The government is still considering whether it needs to draw up plans to protect disabled people who rely on life-saving medical equipment in their own homes if there are power cuts, 11 months after it was warned about possible winter blackouts.
National Grid ESO, which controls the flow of energy around Britain, warned in early October 2022 that there could be periods when it needed to order “interruptions” to customers’ electricity supply for “short periods”.
Since that warning, Disability News Service (DNS) has been trying to secure information from the government on how it proposed to protect those in England who rely on equipment such as ventilators and dialysis machines in the event of major winter power cuts.
As a result of the government’s continuing refusal to release that information, DNS complained to the information commissioner, which launched an investigation into the failure of the Department of Health and Social Care (DHSC) to release any plans it had drawn up.
DNS had also asked for a copy of any guidance sent out to the NHS in England to help trusts prepare for the protection of people who rely on medical equipment at home.
Following the intervention of the Information Commissioner’s Office, DHSC has now admitted it is still considering its “policy position” on whether it should issue any guidance, and it is therefore withholding the information because its internal paper is “incomplete”.
It has told DNS: “DHSC is still in the process of determining the department’s policy position on whether guidance should be issued specifically on the matter of the use of at-home medical devices during a power outage.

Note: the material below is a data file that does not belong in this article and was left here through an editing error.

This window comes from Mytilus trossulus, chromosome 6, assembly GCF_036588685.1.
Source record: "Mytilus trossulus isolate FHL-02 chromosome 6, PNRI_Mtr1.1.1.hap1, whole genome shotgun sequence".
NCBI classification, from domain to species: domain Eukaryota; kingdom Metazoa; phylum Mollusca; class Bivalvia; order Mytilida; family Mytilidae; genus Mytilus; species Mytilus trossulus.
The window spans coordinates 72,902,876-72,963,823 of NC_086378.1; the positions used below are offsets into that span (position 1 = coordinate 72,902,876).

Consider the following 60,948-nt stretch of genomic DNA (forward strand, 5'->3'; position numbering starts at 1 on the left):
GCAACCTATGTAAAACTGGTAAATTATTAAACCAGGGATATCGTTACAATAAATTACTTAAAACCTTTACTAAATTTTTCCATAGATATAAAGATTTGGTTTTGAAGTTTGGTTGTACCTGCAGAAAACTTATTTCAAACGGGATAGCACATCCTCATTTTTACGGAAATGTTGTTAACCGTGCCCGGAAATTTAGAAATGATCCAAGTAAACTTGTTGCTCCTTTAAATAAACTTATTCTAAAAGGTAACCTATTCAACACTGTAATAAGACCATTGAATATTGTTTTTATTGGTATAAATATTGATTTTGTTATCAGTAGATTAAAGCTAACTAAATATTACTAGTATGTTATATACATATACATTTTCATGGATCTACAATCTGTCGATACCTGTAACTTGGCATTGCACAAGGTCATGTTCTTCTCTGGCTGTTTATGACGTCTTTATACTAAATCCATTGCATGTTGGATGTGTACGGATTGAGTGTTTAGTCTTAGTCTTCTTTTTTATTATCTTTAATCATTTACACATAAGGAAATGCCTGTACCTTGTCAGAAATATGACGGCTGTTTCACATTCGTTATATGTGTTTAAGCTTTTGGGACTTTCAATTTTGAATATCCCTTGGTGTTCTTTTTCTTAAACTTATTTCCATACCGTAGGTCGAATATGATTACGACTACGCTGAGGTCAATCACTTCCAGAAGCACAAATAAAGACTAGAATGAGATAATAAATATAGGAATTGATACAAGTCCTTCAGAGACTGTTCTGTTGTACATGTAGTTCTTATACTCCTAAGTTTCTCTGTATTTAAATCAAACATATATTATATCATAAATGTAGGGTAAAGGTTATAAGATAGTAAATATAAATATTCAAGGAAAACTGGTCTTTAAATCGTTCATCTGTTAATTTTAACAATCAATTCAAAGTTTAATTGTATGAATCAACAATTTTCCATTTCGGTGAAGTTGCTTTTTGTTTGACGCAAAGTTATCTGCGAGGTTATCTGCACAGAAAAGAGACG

“The document is an internal scoping paper that is being used to record information gathered during the policy exercise and to identify options for potential action by the department and its arms-length bodies.
“This activity continues and the document remains in draft.”
DHSC has also clarified this position by admitting that it did not send any guidance to the NHS last winter to help trusts protect disabled people who rely on medical equipment at home.
It said: “DHSC did not send any guidance to NHS bodies that specifically covered those who rely on medical equipment at home, such as ventilators or dialysis machines.”
The information commissioner ruled yesterday (Wednesday) that DHSC did not have to release the scoping paper because the document was “unfinished”, although it pointed out that the government’s “thinking” on the issue should “arguably” have been “at a more complete stage” by the time DNS submitted its freedom of information request in late April.
Alan Benson, a leading disabled campaigner, particularly on accessible transport, relies on a collection of vital equipment at home, including a day-time and a night-time ventilator, two powered wheelchairs, and an electric hoist, while he also needs to stay warm for health reasons.
He said: “After 11 months we discover government are still deciding whether to make a decision and withholding information despite acknowledging the public interest to release it.
“This Kafkaesque situation leaves disabled people like me, who rely on electricity supplies for the very air we breathe, entering another winter of uncertainty.
“I fear we will only see action when power fails and the situation becomes critical, by which time it may be too late.”
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